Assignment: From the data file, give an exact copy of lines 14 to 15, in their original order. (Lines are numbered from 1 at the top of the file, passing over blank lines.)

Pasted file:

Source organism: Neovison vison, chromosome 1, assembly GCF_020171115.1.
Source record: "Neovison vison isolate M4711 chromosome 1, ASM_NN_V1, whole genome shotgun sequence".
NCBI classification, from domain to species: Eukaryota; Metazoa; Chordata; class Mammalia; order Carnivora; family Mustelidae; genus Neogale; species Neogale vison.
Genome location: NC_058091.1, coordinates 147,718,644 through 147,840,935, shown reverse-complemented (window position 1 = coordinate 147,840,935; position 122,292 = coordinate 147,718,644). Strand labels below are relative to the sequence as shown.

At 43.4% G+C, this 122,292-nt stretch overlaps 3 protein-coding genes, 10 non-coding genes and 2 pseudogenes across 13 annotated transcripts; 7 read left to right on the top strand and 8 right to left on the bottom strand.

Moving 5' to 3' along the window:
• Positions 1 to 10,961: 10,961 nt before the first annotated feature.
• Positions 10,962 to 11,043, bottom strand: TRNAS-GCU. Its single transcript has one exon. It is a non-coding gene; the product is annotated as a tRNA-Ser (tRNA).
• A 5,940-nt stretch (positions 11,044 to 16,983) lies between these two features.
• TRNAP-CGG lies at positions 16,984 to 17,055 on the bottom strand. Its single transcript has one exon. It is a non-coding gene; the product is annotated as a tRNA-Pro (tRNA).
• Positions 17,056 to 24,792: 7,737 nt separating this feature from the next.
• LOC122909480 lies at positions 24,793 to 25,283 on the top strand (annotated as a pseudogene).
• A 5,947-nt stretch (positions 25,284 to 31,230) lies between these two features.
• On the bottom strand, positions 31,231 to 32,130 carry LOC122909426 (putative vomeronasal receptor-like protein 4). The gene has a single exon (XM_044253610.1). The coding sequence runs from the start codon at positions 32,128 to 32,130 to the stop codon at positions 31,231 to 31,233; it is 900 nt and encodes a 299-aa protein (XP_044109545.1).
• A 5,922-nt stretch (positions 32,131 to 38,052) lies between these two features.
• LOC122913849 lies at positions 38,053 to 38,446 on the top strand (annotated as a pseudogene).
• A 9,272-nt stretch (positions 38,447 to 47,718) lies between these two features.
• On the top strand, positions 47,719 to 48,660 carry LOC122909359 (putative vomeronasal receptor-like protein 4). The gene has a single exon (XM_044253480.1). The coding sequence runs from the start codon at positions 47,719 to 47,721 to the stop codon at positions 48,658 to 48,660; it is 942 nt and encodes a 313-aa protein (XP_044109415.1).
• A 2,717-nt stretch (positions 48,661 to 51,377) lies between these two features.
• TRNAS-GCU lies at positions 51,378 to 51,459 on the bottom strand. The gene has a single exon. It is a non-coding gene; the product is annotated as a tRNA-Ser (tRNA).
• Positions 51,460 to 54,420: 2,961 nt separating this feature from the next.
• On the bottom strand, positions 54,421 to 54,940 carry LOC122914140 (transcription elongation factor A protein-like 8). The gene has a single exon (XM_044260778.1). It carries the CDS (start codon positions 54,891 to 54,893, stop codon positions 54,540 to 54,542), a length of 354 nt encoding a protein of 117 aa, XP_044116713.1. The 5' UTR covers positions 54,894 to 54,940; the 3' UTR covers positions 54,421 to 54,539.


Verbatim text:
• On the bottom strand, positions 31,231 to 32,130 carry LOC122909426 (putative vomeronasal receptor-like protein 4). The gene has a single exon (XM_044253610.1). The coding sequence runs from the start codon at positions 32,128 to 32,130 to the stop codon at positions 31,231 to 31,233; it is 900 nt and encodes a 299-aa protein (XP_044109545.1).
• A 5,922-nt stretch (positions 32,131 to 38,052) lies between these two features.